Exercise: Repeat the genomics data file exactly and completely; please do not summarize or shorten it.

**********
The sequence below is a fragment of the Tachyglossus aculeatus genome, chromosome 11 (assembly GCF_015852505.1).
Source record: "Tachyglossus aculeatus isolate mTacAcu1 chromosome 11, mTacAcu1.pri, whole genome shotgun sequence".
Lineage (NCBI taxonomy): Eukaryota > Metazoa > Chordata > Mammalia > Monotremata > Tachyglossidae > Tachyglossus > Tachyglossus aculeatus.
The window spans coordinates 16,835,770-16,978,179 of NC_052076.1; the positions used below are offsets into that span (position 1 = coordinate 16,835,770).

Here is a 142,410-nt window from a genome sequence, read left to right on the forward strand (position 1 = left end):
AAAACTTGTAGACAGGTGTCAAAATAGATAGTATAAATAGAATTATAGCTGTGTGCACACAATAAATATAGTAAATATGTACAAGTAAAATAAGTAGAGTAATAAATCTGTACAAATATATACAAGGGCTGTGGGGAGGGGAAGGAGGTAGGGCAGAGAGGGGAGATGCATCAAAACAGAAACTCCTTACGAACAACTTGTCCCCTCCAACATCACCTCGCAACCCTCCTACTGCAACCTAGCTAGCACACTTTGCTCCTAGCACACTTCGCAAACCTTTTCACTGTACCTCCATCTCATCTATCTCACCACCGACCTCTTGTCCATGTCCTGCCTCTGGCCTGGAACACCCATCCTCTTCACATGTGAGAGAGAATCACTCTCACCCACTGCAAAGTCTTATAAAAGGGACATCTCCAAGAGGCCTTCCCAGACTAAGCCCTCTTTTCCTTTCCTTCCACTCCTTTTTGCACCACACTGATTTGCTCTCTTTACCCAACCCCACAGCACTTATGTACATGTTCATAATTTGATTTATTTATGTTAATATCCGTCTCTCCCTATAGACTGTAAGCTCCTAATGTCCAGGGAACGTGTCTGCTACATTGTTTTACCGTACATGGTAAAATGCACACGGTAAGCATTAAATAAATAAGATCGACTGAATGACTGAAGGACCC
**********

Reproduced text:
The sequence below is a fragment of the Tachyglossus aculeatus genome, chromosome 11 (assembly GCF_015852505.1).
Source record: "Tachyglossus aculeatus isolate mTacAcu1 chromosome 11, mTacAcu1.pri, whole genome shotgun sequence".
Lineage (NCBI taxonomy): Eukaryota > Metazoa > Chordata > Mammalia > Monotremata > Tachyglossidae > Tachyglossus > Tachyglossus aculeatus.
The window spans coordinates 16,835,770-16,978,179 of NC_052076.1; the positions used below are offsets into that span (position 1 = coordinate 16,835,770).

Here is a 142,410-nt window from a genome sequence, read left to right on the forward strand (position 1 = left end):
AAAACTTGTAGACAGGTGTCAAAATAGATAGTATAAATAGAATTATAGCTGTGTGCACACAATAAATATAGTAAATATGTACAAGTAAAATAAGTAGAGTAATAAATCTGTACAAATATATACAAGGGCTGTGGGGAGGGGAAGGAGGTAGGGCAGAGAGGGGAGATGCATCAAAACAGAAACTCCTTACGAACAACTTGTCCCCTCCAACATCACCTCGCAACCCTCCTACTGCAACCTAGCTAGCACACTTTGCTCCTAGCACACTTCGCAAACCTTTTCACTGTACCTCCATCTCATCTATCTCACCACCGACCTCTTGTCCATGTCCTGCCTCTGGCCTGGAACACCCATCCTCTTCACATGTGAGAGAGAATCACTCTCACCCACTGCAAAGTCTTATAAAAGGGACATCTCCAAGAGGCCTTCCCAGACTAAGCCCTCTTTTCCTTTCCTTCCACTCCTTTTTGCACCACACTGATTTGCTCTCTTTACCCAACCCCACAGCACTTATGTACATGTTCATAATTTGATTTATTTATGTTAATATCCGTCTCTCCCTATAGACTGTAAGCTCCTAATGTCCAGGGAACGTGTCTGCTACATTGTTTTACCGTACATGGTAAAATGCACACGGTAAGCATTAAATAAATAAGATCGACTGAATGACTGAAGGACCC